The report also gave a clear answer on how to tackling the mounting structural problems at home and complexity from abroad: multilateralism, which had already been advocated and practiced in China since its relations with other great powers went sour in recent years. In diplomacy, China reaffirmed its intention to pursue a “major-country diplomacy with Chinese characteristics” and called for “a global network of partnerships and foster a new type of international relations”. Notably, Xi’s report gave prominence to enhancing ties with neighbouring countries and other developing countries, in response to China’s deteriorating relations with Western countries.

The role of multilateralism is also significant in securing China’s trade and investment relations with the rest of the world. Neighbouring countries, such as ASEAN members, have become China’s most important economic and trading partners. Meanwhile, the Belt and Road Initiative is expected to continue to play a critical role in China’s trade and investment in the next five years. Advancing bilateral, regional, and multilateral cooperation in global trade and investment appears to be a core principle of China’s trade policy of Xi Jinping’s third term.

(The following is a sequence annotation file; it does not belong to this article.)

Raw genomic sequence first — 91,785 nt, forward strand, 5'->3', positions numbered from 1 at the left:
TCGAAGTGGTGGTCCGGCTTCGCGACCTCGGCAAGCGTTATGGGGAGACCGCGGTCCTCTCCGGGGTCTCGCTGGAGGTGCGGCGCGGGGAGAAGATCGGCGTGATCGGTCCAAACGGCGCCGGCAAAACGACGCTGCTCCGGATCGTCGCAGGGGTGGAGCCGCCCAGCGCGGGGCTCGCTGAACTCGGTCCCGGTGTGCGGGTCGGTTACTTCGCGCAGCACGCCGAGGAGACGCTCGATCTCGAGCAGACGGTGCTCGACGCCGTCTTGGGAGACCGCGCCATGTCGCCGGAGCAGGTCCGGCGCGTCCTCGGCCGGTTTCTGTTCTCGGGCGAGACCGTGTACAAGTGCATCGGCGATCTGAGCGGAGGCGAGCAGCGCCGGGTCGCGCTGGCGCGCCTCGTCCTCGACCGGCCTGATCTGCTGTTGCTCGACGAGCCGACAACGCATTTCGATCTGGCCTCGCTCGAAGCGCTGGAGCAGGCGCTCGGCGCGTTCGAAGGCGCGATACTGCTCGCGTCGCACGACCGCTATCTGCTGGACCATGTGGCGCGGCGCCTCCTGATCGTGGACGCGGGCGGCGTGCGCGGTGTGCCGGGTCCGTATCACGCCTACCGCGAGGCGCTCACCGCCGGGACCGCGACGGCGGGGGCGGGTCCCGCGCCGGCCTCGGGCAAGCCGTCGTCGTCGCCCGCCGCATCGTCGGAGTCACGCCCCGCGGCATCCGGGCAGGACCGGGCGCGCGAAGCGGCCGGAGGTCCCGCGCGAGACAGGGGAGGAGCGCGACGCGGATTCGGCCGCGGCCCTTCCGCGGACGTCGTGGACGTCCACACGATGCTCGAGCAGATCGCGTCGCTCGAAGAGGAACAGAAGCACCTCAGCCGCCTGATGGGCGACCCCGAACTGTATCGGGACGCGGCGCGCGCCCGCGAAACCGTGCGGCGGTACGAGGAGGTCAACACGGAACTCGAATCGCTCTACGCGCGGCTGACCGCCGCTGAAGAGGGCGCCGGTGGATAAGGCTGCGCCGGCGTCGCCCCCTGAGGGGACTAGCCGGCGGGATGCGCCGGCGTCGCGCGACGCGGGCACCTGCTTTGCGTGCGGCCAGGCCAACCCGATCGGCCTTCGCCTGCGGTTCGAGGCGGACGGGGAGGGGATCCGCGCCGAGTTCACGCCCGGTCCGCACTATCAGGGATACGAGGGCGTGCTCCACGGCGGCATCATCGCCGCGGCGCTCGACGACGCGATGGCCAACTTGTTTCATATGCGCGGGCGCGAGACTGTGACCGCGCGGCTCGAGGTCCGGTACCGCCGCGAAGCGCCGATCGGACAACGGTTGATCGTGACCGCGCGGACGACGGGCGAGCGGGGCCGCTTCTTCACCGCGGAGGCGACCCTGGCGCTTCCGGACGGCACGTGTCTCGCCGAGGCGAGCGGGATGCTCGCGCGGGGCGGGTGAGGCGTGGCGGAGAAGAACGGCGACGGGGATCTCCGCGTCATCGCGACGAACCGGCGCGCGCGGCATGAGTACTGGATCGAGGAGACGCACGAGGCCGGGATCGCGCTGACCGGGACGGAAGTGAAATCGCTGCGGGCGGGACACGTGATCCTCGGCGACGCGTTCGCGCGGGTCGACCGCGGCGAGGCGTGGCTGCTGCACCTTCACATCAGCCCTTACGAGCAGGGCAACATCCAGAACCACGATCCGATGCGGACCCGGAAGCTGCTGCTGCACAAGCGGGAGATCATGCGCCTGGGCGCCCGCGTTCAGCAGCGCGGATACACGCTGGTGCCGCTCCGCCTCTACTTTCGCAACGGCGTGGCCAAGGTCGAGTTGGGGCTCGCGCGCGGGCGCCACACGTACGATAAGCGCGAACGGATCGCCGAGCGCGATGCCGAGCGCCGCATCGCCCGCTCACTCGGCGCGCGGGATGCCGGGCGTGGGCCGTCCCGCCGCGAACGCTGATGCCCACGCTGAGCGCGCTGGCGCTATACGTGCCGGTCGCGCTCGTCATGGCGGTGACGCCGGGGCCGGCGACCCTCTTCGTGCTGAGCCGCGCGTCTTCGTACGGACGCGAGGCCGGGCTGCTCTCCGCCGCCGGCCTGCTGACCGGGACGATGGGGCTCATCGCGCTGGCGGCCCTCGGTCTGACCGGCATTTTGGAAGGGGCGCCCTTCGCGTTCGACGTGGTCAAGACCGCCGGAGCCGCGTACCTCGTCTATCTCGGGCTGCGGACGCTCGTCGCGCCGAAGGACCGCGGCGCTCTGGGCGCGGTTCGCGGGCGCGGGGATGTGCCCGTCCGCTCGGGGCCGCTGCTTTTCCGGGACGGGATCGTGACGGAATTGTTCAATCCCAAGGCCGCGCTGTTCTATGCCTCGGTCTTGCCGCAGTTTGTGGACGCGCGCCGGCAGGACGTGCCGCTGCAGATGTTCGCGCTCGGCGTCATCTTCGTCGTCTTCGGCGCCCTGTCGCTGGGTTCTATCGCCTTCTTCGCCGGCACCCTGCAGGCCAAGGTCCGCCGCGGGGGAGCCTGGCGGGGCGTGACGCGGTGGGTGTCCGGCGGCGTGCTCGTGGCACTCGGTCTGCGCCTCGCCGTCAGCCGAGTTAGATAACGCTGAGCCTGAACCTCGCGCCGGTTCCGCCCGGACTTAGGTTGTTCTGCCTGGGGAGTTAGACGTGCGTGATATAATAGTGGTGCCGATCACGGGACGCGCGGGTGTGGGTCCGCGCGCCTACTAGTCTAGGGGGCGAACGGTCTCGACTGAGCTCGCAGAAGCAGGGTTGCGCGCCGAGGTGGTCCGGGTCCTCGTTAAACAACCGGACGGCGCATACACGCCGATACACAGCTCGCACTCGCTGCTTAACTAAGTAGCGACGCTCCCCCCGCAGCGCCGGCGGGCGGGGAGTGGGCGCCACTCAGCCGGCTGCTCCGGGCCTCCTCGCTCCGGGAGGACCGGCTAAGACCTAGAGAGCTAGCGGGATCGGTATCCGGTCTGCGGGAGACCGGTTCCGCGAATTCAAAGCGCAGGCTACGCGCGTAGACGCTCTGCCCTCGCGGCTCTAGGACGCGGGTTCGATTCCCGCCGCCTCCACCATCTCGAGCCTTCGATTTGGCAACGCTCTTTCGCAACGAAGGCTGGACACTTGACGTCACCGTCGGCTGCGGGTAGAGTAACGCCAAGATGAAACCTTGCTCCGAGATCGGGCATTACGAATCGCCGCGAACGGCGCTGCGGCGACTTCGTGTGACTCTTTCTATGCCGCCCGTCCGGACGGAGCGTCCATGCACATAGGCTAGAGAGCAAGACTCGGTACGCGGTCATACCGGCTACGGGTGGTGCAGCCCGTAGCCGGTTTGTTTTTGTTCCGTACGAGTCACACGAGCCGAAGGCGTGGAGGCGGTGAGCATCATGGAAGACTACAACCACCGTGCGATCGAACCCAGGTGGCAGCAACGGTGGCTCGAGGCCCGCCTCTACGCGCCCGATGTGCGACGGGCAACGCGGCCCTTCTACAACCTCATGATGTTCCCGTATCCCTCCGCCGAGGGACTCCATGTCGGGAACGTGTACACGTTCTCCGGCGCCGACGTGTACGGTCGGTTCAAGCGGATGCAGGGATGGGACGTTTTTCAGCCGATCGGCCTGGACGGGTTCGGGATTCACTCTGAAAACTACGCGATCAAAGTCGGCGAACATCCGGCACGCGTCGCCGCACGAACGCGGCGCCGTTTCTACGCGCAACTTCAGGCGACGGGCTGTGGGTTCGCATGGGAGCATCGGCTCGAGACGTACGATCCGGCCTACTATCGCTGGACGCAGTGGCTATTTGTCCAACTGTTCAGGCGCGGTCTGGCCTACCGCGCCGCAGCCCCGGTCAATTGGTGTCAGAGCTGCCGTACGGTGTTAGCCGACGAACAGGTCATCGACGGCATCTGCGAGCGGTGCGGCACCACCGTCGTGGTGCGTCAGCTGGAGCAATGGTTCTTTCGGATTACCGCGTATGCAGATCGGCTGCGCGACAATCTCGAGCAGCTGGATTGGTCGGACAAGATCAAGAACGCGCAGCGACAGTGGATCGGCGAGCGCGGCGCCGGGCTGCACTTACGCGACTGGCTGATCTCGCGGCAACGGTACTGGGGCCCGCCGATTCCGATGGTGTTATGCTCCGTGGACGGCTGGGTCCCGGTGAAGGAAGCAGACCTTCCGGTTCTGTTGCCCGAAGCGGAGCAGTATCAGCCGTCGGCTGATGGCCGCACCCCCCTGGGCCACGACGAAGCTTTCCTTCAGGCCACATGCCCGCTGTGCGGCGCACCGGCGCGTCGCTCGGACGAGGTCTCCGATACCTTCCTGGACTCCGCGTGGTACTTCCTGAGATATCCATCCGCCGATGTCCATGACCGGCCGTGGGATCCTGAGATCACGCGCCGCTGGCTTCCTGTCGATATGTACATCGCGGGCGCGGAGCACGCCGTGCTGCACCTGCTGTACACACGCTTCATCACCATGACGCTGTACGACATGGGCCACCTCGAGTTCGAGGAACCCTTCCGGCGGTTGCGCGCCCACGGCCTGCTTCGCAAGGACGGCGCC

Doubling down on self-reliance in Science and Technology

Local technological innovation has long been one of the policy priorities for the Party and a key driver for China’s fast-growing science and technology sector. The 20 th Party Congress reemphasized its significance and raised its goal to attain “self-reliance in science and technology”. Placing technological self-reliance at the heart of China’s development plan is not surprising given the increasing tech rivalry between the U.S. and China over the past two years. Meanwhile, Xi stressed the roles of education and talent in building China’s self-reliant innovation.